What is the zero trust model? Are compliance-driven applications off the table when it comes to serverless? Should applications that deal with credit card transactions, health care platforms, and other highly regulated areas consider serverless and cloud-native at all? To answer this question and more, we got Hillel Solow, CTO & Co-Founder here at Protego, and Ryan Jones, CEO of Serverless Guru, to discuss all the latest topics in cloud-native and serverless.

Security Paradigm Shift

Ryan believes that compliance-driven organizations are trying to move to serverless, although it presents new security challenges they might not be familiar with. Running an agent on a server and having very hardened traditional security practices can no longer work in a serverless environment. Since this paradigm shift in security approach requires a lot of thought, it might interfere with the main reason as to why move to serverless to begin with – deployment speed.

Hillel thinks that properly configured and secured serverless applications are far more secure than their counterparts, but it definitely requires the right solution. As the CTO of Protego, Hillel explains how the company’s code-centric security solution was made to solve exactly that. As Protego’s backend is built on serverless, it allowed to stand up an instance of the system inside compliance-driven client’s accounts which would have been harder in the past in terms of monitoring, scaling and dealing with a lot of different resources in the account. With an application build on API gateway, Lambda, DynamoDB, SQS and others, Protego was able to drop instances to the client’s account really fast.

Pain Points in Compliance and Serverless Security

From Hillel’s experience, the biggest security challenges compliance customers experience in serverless is the lack of visibility and control. Since serverless enables their teams to move really fast, deploy fast and make rapid changes, all with very little cost, visibility and control are usually lost in the midst of it all. The ability to view and identify risks before it’s too late is really a top priority for security teams.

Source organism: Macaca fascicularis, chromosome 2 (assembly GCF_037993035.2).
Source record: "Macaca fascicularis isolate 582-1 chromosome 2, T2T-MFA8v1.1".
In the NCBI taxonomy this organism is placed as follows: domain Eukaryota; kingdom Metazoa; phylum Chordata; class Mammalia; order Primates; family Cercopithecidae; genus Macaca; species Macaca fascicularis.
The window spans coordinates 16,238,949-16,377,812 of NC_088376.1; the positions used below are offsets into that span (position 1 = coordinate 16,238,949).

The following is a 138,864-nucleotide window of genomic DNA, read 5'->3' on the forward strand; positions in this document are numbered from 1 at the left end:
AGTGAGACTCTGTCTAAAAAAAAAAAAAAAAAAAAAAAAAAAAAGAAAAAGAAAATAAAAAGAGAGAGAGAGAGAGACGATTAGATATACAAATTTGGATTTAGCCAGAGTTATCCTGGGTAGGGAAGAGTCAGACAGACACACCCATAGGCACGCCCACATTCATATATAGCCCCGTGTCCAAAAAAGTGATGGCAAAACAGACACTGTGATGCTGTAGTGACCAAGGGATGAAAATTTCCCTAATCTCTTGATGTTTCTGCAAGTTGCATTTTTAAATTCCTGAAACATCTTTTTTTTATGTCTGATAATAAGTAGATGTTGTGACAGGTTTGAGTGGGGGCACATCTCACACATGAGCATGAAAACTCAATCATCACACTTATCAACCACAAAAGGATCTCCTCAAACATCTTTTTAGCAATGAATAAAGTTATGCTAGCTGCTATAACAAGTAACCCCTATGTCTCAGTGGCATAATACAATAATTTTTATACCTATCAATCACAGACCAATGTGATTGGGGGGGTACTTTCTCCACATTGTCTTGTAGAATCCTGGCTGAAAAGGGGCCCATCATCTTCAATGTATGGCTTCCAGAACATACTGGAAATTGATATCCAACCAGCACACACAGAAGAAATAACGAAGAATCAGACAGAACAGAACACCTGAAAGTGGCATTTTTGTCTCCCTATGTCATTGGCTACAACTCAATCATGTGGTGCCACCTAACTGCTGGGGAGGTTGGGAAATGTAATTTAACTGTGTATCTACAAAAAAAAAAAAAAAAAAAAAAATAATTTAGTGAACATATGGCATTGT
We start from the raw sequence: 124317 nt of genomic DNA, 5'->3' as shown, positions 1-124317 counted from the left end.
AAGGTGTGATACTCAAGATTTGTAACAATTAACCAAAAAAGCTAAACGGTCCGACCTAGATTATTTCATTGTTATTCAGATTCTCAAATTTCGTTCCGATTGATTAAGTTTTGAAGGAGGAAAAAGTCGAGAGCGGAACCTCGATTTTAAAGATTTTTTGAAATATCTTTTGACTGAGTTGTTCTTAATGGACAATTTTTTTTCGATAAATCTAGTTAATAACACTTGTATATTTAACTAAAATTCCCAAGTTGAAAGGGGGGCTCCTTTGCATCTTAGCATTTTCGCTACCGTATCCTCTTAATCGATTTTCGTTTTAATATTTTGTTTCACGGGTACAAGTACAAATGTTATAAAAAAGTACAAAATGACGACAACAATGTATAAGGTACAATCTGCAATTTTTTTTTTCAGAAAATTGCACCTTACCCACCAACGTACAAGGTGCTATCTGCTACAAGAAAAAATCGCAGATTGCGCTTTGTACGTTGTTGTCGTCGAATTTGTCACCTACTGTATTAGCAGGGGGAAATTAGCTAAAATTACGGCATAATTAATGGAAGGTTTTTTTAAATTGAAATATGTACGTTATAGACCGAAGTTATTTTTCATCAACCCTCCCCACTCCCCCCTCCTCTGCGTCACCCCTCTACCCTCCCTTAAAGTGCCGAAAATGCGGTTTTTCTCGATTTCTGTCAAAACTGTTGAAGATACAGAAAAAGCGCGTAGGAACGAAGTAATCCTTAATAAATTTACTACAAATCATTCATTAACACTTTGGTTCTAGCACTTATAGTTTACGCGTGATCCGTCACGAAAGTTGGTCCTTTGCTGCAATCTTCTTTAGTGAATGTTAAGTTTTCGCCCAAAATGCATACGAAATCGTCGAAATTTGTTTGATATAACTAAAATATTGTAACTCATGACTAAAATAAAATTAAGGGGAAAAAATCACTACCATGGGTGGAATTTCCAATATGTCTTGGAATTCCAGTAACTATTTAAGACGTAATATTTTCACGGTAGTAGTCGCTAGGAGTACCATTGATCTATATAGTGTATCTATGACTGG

The Good News

Hillel continues to say that with the challenges, new security opportunities arise in serverless, allowing teams to apply much more granular configurations like IAM roles and security policies than in the past. It does, however, require much more manual work, and this is where companies really need to get their automation nailed down. That’s something Protego excels in, and really changes the game when it comes to accurate, automated security. As a lot of operational concerns disappear in serverless, security becomes the main concern, and that allows for a greater effort on this front.

Zero Trust Model in Cloud Native

Zero Trust Model

The concept of ‘zero trust’ is not new, but it is new to cloud-native and serverless. Hillel explains that with the move to cloud-native, organizations need to shift their thinking from WAFs and big walled perimeters and start thinking about the little pieces that can be triggered in all sorts of different ways, with all sorts of third party services.

Validate the Validated

The zero trust model in this environment needs to adopt an approach of ‘every interaction is a suspect’ and ‘every two resources talking to each other need behavioral validation’. Ryan adds that with the right automated security solution, you can make sure policies are narrowed down to the smallest focus possible. The zero trust model in this instance is really ‘let people do things, validate those things, validate the things that are validating those things, and then still worry at runtime for those things you thought were validated’.

The Achilles Heel in Cloud Native Security

Since there is no real way to just put a border around everything when it comes to serverless applications, companies need to be really careful before implementing serverless and using services like public S3 buckets, or even private S3 buckets but with a public API Gateway in play. In this instance, one may not be able to access that private S3 bucket, but they may be able to access it through the cloud front. In this instance, making sure there’s a single entry to the resource is crucial. Hillel adds that the ease with which one can enable interactions like public buckets is really the Achilles heel in cloud-native and serverless security, and for that requires a code-centric, automated security solution in place.

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THE SERVERLESS
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